Susan Wojcicki, CEO of YouTube; Brian Chesky, CEO of Airbnb.com; Stewart Butterfield, CEO and co-founder of SLACK; Parker Harris of Salesforce; Jack Ma, Steve Jobs... well-known CEOs of top technology firms are all from the liberal arts, humanities and design. Not engineering or computer science but history, philosophy, literature or fine arts.
Many of the great ideas in IT companies and tech start-ups are coming not just from technologists but from people of different educational backgrounds and disciplines. Eric Berridge, former CEO of Bluewolf, an IBM company, narrates in a Ted Talk how they were saved from losing an important client and a huge business deal. The client in question needed a cutting-edge cloud system deployed, but Berridge and his team were unable to find the right programming skill to implement this — putting them in a spot. Finally, it was not their computer specialists or engineers who saved the day but someone who had studied philosophy at college.
“He seemed to understand and figure out what the client really needed, disarmed their fixation on the specific programming skill and convinced them to build something entirely different,” said Berridge in the talk. This experience taught Bluewolf a valuable lesson about having a workforce with diverse skills, and educational backgrounds, and they changed the way they recruited and trained. “While we still sought computer engineers we sprinkled in artists, musicians, writers and even our chief technology officer is from a liberal arts background,” he said.
Google too, founded by Sergey Brin and Larry Page, brilliant computer scientists, on the conviction that only technologists understand technology later discovered that skills such as communication, critical thinking, creative problem solving and empathy play an important role for success even in high technology environments. Brin and Page eventually enlarged their previous tech-centric hiring practices to include humanities majors, artists, and management students.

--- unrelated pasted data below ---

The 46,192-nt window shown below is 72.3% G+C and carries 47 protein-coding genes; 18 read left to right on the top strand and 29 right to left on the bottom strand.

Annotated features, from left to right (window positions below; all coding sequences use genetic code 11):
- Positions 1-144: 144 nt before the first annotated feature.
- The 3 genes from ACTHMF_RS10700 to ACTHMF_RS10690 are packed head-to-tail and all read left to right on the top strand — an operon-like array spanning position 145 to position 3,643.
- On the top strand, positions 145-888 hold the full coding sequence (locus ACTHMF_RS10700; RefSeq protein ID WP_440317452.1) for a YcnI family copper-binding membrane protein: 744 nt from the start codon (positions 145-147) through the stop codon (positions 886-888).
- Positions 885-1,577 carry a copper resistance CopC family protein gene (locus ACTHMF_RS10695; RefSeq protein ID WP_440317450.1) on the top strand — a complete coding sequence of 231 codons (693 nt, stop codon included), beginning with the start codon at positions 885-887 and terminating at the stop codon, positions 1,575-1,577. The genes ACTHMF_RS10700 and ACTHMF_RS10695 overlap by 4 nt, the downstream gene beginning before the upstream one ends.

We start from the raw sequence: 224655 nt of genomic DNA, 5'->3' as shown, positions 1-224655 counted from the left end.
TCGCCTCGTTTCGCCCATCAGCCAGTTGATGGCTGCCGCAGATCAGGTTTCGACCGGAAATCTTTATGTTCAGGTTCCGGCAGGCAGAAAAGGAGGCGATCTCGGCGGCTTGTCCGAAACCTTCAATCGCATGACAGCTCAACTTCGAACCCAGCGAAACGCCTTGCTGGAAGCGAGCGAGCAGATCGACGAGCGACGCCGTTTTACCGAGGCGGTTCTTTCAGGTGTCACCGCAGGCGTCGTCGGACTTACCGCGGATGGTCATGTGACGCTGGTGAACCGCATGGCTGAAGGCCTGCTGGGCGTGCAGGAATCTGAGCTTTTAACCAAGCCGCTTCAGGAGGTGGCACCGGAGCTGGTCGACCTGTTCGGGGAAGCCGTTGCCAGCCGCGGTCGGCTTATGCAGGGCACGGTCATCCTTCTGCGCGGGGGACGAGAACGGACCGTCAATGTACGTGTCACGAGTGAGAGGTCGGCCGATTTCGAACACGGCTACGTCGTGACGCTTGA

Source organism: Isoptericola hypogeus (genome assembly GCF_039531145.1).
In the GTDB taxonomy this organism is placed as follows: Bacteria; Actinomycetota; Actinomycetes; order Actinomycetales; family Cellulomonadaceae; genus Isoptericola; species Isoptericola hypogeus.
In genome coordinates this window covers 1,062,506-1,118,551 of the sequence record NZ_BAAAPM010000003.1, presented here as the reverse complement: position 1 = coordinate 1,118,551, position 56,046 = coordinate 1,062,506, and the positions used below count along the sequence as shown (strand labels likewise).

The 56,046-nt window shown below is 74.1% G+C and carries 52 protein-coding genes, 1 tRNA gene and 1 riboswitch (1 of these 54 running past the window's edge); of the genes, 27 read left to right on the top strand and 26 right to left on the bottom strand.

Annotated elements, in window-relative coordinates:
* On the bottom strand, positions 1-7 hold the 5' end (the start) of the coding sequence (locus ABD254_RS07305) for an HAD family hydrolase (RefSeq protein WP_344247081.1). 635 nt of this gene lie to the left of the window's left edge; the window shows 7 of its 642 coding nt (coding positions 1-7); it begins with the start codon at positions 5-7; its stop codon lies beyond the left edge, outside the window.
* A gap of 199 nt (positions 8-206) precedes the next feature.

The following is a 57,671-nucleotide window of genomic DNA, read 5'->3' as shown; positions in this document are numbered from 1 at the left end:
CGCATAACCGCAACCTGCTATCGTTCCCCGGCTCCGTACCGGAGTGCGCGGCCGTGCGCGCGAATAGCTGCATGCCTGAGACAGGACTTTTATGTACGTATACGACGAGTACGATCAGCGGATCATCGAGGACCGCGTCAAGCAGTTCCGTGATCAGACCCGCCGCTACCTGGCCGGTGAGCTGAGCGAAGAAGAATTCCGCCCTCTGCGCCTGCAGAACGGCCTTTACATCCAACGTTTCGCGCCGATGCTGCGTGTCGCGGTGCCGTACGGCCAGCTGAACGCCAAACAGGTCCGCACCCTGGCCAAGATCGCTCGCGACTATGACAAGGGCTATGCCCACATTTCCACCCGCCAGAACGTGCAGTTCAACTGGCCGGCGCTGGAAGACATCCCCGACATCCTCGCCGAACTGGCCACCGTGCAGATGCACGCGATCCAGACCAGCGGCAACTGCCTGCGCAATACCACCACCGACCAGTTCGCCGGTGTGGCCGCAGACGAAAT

“The US is leading the way and in India there is definitely scope for more of such kind of hiring going forward,” says Krish Shankar, group head – human resources at Infosys. In fact, Infosys has partnered with Trinity College in the US to bridge liberal arts graduates into careers in technology. “These graduates join as analysts and we train them in areas of coding, consulting, or design. This complements their core liberal arts education with required technology skills and positions them to thrive in the digital workspace,” says Shankar. In India, Infosys hires non-engineering students in areas such as UI/UX design, analytics and ITES.
Other companies such as Wipro, TCS and Oracle also hire non-engineering graduates as designers, analysts and content creators. Oracle hires graduates from non-tech disciplines for product management, user design and customer success. Srishti Sofat, who is group vice-president product development, Oracle, says, “The users have changed over time. Earlier technology access was niche, and software was limited to those in the technical field. Today, everyone uses some form of technology in some area of their lives. Given this context, it is important to have the skills related to psychology, sociology, creative thinking, etc. We see the need and have just done a couple of design thinking programmes for our individual contributors so that they have a broader view, are more empathetic to customer needs and bring a humanistic approach to coding and building products.”
The IITs, which are the dream institutes for engineering and computer science aspirants, also have humanities as part of their programmes. IIT Bombay has launched a bachelor’s programme in economics. “Our humanities students have been offered roles of analyst, data scientist and software developer in the past,” says Shibani Dhar, placement manager – IIT Bombay.
Abhishek Gupta — a student of anthropology from Ashoka University — works as a product analyst at Cred, a unicorn start-up in the fintech space. He works on Big Data and uses programming languages such as Python, Sql, R in his work on a daily basis. Says Gupta, “I picked up these programming languages on my own by reading up and taking courses online.”
Onish Garg, a liberal arts student from the same university, works as a software engineer at Google. He had majored in computer science and taken courses in psychology and philosophy. Garg says, “Coding is just one part of the job; we also collaborate with our colleagues and other teams, brainstorm, think up creative solutions and all this requires a broader perspective and much more than just having good technical skills.”
Mphasis, the IT company, has ties with universities such as Ashoka and Plaksha. Says Srikanth Karra, chief human resources officer, Mphasis, “It is important to hire graduates who are good communicators, storytellers, understand human psychology and approach problems in entirely new ways.”